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Winegrowers savour taste of unique biodiversity

North Island winegrowers savour taste of unique biodiversity project



A unique Bio-Protection Research Centre project based on biodiversity and sustainability has captured the interest of North Island winegrowers.

The Greening Waipara project enhances vineyard biodiversity by planting native plants among and near the vines. This encourages nature’s services and subsequently reduces the need for pesticides. Nature’s services include pest and disease control, weed suppression, improved soil quality, conservation and ecotourism.

Forty five North Canterbury properties are participating in Greening Waipara and members of the project team have just completed a successful nationwide tour promoting its techniques to winegrowers. The North Island leg of the tour included workshops in Gisborne, Auckland, Hawkes Bay and Wairarapa, with each event generating an excellent response, says project leader Professor Steve Wratten.

“The winegrowers were very motivated by the idea of enhancing biodiversity in their own vineyards,” he says.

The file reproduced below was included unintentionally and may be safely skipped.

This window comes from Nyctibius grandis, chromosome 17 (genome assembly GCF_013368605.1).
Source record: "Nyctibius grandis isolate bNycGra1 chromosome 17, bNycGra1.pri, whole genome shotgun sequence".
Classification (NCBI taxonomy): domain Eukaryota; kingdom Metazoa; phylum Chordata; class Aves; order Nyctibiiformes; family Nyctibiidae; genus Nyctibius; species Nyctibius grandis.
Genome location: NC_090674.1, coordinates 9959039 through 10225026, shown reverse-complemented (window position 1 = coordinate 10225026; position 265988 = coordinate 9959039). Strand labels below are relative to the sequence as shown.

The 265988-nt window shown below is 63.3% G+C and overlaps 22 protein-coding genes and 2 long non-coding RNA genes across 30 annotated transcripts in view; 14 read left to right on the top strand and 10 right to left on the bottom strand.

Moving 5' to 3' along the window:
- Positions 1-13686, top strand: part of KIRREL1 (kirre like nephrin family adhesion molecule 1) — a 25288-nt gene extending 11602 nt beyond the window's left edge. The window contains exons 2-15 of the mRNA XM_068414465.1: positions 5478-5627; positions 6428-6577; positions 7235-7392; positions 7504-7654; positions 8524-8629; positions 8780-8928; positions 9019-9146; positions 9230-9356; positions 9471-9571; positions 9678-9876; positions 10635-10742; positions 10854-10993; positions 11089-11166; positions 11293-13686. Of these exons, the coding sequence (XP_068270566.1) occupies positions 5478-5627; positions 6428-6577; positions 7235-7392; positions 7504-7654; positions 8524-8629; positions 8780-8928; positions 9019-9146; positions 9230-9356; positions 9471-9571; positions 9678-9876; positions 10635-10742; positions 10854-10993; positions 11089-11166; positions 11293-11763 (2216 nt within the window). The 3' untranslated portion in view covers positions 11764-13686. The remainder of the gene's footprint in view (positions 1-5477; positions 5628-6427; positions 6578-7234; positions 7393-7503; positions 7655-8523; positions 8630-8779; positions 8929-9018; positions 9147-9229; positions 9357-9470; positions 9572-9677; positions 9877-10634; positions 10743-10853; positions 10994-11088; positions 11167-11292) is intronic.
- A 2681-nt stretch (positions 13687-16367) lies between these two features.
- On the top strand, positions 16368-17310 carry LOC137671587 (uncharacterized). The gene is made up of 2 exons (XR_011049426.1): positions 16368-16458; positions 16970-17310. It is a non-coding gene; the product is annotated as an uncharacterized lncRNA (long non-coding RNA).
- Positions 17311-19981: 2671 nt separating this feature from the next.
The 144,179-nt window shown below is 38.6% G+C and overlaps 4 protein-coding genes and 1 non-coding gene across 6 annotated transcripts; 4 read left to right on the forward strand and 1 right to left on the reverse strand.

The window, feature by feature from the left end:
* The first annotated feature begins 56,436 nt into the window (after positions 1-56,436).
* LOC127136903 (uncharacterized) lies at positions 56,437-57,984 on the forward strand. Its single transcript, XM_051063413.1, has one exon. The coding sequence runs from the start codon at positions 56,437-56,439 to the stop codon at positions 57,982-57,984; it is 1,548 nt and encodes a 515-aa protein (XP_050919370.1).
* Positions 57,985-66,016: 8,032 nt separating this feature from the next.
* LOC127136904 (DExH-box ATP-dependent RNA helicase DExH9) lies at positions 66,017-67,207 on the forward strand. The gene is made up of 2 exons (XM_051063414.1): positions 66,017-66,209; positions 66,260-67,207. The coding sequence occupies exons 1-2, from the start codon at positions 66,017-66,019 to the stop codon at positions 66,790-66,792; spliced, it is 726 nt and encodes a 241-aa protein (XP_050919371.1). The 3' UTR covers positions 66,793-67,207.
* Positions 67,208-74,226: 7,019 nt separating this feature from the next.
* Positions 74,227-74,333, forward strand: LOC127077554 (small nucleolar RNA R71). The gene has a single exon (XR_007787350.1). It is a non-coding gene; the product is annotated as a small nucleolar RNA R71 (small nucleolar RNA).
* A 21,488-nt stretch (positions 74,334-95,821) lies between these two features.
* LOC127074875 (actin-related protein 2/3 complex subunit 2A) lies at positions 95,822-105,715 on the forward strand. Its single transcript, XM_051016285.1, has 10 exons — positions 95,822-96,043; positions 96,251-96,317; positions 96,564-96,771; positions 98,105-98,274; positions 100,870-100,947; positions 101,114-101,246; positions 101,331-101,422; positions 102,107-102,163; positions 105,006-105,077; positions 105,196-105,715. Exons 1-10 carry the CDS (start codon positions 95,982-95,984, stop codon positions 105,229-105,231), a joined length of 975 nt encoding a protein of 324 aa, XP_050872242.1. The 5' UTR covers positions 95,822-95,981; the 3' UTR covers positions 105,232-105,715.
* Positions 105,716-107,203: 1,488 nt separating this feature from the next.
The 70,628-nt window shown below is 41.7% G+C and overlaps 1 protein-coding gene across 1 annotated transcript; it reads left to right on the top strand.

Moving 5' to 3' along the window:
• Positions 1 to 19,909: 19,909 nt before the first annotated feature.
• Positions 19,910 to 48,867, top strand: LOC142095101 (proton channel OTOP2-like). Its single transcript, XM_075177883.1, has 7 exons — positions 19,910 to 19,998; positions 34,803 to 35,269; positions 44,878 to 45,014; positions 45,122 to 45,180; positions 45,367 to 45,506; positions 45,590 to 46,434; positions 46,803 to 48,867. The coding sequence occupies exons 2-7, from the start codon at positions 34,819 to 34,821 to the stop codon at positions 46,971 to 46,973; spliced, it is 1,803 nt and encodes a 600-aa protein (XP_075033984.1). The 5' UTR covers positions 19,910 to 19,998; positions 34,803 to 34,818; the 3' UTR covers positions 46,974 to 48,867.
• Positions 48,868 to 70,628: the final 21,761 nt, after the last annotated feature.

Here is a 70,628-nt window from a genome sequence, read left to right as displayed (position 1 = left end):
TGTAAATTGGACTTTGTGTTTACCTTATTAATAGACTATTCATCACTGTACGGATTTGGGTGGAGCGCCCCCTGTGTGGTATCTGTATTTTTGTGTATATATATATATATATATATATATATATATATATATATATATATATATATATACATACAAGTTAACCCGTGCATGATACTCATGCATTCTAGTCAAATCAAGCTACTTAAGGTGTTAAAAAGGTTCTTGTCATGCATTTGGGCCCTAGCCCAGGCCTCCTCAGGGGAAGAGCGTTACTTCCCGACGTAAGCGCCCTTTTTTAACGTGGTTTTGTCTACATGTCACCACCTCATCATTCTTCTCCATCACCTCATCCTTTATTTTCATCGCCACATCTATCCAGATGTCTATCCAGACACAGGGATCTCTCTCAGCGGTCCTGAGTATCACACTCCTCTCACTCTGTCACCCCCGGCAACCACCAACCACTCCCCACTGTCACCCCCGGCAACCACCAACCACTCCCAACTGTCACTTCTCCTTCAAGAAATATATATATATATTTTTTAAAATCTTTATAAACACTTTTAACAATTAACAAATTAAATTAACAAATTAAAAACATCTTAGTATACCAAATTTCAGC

“Five years ago, if you’d offered a regional tour talking about biodiversity, the winegrowers wouldn’t have seen the relevance of adding it to their business. That’s not the case any more. They see that any effect that biodiversity has on production will be positive because it reduces both variable costs, such as pesticides and labour, and satisfies market demand.”

Greening Waipara is the focus of the Bio-Protection Research Centre’s display as it debuts at this year’s New Zealand National Agricultural Fieldays at Mystery Creek from June 11 to 14. The project is funded by the Foundation for Research, Science & Technology.

The Bio-Protection Research Centre’s display is located on the Lincoln University stand. Lincoln University hosts the Centre which carries out world-leading science for land-based industries, focusing on finding new, non-pesticide and sustainable solutions that protect New Zealand’s plant-based, productive ecosystems from the threat of pests, diseases and weeds.

The Science of Farming is the theme of this year’s fieldays and Centre Director Alison Stewart says Greening Waipara fits perfectly into this by combining novel bioprotection science with proven outcomes. “It’s a model for New Zealand’s continued place in world agriculture,” she says. “The future of farming in New Zealand must embrace the needs and perceptions of our vital overseas markets. This requires excellent and relevant science, such as that being carried out by the Bio-Protection Research Centre.”

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